- In recent weeks, Beijing has forced the removal of a CEO and stopped broadcasts of NBA basketball over a clash of views about the Hong Kong protests.
- James Pethokoukis of the American Enterprise Institute that US firms and its employees may have to change the way they work if they want to sell in or to China.
- Pethokoukis adds that some people and brands may be asked to issue a cultural boycott on China.
U.S. firms with a presence in China may soon be forced to change how they operate and employees could be asked to restrict how they use personal social media, according to one analyst.
China flexed its economic might against the U.S. National Basketball Association (NBA) on Tuesday by suspending broadcast arrangements after the Houston Rockets general manager tweeted support for anti-government protests in Hong Kong.
Beijing's power over international companies was also highlighted back in August when Cathay Pacific CEO Rupert Hogg stepped down after one of the airline's pilots was found to have taken part in the protests.
With this latest swipe back at corporate business, China has underlined how sensitive it is to criticism and reinforced the strict rules it wants to be followed by overseas firms wanting to earn money in the country.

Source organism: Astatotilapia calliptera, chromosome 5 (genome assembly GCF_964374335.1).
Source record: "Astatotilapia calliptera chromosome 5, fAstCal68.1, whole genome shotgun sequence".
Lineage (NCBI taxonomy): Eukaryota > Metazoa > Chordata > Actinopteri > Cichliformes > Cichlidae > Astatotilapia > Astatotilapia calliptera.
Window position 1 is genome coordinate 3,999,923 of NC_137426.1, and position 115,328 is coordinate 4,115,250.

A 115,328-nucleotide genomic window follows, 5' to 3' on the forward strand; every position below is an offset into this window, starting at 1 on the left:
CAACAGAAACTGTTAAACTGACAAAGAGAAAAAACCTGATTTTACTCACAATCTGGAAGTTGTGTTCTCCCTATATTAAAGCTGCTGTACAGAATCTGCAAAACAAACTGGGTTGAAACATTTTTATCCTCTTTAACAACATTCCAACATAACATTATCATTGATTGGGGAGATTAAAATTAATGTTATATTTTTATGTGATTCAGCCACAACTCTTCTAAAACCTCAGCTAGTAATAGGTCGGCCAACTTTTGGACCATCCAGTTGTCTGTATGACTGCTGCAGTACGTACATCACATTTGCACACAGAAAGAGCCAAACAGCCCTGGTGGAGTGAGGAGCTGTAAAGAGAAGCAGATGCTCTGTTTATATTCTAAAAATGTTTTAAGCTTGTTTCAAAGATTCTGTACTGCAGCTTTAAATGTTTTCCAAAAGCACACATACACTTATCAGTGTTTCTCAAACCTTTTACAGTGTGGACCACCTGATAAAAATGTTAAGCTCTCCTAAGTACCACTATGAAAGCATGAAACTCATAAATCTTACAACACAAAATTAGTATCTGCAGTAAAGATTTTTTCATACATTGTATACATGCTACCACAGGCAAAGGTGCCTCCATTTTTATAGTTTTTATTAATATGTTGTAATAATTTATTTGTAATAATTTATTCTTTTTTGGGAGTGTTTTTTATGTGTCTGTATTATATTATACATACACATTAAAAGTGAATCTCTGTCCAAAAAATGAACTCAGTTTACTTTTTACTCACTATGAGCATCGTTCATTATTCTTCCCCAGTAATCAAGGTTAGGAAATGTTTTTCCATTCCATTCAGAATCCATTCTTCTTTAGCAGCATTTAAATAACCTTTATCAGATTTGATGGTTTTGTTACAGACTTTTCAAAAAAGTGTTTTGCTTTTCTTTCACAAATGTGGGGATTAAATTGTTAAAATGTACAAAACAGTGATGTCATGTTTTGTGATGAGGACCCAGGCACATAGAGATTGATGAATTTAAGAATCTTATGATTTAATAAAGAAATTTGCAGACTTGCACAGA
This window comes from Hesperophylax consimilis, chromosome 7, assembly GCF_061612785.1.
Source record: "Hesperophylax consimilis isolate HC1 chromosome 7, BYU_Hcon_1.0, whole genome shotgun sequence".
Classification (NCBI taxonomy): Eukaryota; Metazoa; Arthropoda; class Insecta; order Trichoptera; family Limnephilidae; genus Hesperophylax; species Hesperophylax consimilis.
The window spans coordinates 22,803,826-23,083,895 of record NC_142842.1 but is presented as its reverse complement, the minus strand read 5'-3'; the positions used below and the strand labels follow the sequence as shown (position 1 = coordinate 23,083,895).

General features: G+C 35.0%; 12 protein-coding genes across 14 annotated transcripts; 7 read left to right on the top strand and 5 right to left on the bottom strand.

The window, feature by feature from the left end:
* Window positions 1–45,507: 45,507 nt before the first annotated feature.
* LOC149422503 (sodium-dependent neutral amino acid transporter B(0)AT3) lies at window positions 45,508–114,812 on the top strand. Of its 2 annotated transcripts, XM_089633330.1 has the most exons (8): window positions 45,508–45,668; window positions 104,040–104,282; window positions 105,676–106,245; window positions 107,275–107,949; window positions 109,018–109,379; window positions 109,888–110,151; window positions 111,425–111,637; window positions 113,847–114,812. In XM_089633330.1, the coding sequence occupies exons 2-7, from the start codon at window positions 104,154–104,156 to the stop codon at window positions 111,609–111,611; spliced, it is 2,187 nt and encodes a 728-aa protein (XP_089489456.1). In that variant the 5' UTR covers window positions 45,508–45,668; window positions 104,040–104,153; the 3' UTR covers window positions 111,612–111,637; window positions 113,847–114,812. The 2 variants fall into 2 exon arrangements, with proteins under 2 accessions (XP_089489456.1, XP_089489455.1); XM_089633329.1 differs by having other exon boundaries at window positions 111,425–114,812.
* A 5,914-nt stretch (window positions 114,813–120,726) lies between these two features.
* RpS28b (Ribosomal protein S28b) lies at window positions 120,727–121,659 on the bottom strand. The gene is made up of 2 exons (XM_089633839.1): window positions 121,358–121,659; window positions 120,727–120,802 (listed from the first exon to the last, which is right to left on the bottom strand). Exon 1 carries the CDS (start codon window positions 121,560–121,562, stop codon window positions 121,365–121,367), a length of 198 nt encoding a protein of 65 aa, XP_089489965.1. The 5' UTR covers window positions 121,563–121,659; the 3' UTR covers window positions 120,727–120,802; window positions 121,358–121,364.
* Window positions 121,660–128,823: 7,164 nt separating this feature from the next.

Speaking to CNBC'S Street Signs Tuesday, James Pethokoukis, an economic policy analyst at the American Enterprise Institute, said U.S. firms in China would face increasingly difficult choices.
"Perhaps in how employees use social media but more importantly about how to do business in China," he said, before adding that a cultural boycott by overseas entertainment, similar to what was seen in South Africa in the 1980s, was also a possible outcome.
"I can easily see how there will be increasing pressure on the NBA or Hollywood to limit or change how it does business in China," said Pethokoukis.
"Perhaps no more red carpet or premieres in Shanghai as long as there are crackdowns in Hong Kong and internment of Uighurs in western China," he added.
Pethokoukis said the recent exchanges involving corporations was feeding an atmosphere that meant any sort of meaningful trade deal between the U.S. and China looked hard to achieve.
"I think the debate has moved beyond that. I think you are talking about a long-term clash. Not necessarily militarily but very heightened tension for the foreseeable future," he said
The analyst added that U.S. lawmakers on both sides were now openly advocating a tough stance against China and people needed to accept that the trade war was here to stay.
"I don't see how there can be a deal that is going return sort of the pre-Trump status quo with very low tariffs and just treating China like it is on the long road to becoming a liberal democracy."